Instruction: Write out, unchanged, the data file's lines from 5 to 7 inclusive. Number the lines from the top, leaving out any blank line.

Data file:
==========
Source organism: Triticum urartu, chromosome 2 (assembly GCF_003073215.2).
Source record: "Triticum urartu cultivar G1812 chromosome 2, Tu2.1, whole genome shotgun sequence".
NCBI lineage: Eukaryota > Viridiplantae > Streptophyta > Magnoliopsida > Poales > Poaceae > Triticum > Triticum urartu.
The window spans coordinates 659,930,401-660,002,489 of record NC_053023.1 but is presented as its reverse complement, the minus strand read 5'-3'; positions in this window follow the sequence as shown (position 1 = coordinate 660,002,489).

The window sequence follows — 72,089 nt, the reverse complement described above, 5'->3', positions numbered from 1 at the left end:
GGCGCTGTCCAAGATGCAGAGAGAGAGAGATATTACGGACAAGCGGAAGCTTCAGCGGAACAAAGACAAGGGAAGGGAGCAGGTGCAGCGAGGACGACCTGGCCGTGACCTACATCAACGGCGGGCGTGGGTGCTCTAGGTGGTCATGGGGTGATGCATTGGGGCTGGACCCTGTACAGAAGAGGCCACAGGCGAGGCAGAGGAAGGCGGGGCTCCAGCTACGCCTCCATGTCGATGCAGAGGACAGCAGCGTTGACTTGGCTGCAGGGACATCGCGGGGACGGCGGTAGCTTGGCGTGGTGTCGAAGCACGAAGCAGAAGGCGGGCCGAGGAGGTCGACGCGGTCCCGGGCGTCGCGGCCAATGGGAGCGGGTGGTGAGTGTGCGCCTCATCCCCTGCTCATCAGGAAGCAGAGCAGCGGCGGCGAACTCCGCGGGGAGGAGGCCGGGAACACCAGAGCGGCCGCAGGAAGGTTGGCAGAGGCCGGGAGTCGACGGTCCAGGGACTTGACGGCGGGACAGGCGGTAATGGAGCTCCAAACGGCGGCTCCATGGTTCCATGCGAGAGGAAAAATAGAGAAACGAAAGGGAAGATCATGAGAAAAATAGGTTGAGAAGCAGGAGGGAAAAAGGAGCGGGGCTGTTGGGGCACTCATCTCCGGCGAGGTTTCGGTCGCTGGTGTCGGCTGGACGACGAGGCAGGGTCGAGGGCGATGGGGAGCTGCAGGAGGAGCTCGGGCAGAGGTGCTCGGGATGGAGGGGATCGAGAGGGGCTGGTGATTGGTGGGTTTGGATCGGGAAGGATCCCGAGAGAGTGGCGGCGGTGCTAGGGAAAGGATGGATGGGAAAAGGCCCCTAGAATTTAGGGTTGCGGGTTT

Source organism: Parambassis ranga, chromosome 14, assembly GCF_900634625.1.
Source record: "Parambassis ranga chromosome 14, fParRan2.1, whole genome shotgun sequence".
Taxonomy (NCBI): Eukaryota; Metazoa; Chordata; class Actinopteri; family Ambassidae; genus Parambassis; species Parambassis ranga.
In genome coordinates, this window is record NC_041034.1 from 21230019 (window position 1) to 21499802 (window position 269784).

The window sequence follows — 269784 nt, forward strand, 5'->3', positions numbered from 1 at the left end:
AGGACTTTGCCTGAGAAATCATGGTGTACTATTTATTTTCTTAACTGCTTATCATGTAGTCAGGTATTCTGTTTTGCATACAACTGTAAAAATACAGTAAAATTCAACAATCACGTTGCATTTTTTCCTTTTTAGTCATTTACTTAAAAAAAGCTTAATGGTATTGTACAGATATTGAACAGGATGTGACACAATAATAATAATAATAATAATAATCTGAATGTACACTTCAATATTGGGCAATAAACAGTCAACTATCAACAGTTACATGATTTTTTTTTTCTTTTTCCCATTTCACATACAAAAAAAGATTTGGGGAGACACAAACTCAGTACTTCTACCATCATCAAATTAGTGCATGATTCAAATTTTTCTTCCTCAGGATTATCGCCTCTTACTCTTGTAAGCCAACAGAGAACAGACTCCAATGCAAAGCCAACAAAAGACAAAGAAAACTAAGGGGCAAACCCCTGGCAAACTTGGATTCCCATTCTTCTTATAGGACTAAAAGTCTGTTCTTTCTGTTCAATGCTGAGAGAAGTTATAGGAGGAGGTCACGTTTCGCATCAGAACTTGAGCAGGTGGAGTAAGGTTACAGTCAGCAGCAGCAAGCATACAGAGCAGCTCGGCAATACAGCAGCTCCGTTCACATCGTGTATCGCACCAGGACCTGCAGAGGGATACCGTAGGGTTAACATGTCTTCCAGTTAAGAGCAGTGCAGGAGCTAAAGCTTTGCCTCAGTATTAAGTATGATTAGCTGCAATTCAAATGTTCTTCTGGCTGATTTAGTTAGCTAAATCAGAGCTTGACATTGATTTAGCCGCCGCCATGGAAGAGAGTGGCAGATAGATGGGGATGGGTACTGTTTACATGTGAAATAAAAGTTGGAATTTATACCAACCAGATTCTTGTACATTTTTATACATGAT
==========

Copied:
The window sequence follows — 72,089 nt, the reverse complement described above, 5'->3', positions numbered from 1 at the left end:
GGCGCTGTCCAAGATGCAGAGAGAGAGAGATATTACGGACAAGCGGAAGCTTCAGCGGAACAAAGACAAGGGAAGGGAGCAGGTGCAGCGAGGACGACCTGGCCGTGACCTACATCAACGGCGGGCGTGGGTGCTCTAGGTGGTCATGGGGTGATGCATTGGGGCTGGACCCTGTACAGAAGAGGCCACAGGCGAGGCAGAGGAAGGCGGGGCTCCAGCTACGCCTCCATGTCGATGCAGAGGACAGCAGCGTTGACTTGGCTGCAGGGACATCGCGGGGACGGCGGTAGCTTGGCGTGGTGTCGAAGCACGAAGCAGAAGGCGGGCCGAGGAGGTCGACGCGGTCCCGGGCGTCGCGGCCAATGGGAGCGGGTGGTGAGTGTGCGCCTCATCCCCTGCTCATCAGGAAGCAGAGCAGCGGCGGCGAACTCCGCGGGGAGGAGGCCGGGAACACCAGAGCGGCCGCAGGAAGGTTGGCAGAGGCCGGGAGTCGACGGTCCAGGGACTTGACGGCGGGACAGGCGGTAATGGAGCTCCAAACGGCGGCTCCATGGTTCCATGCGAGAGGAAAAATAGAGAAACGAAAGGGAAGATCATGAGAAAAATAGGTTGAGAAGCAGGAGGGAAAAAGGAGCGGGGCTGTTGGGGCACTCATCTCCGGCGAGGTTTCGGTCGCTGGTGTCGGCTGGACGACGAGGCAGGGTCGAGGGCGATGGGGAGCTGCAGGAGGAGCTCGGGCAGAGGTGCTCGGGATGGAGGGGATCGAGAGGGGCTGGTGATTGGTGGGTTTGGATCGGGAAGGATCCCGAGAGAGTGGCGGCGGTGCTAGGGAAAGGATGGATGGGAAAAGGCCCCTAGAATTTAGGGTTGCGGGTTT

Source organism: Parambassis ranga, chromosome 14, assembly GCF_900634625.1.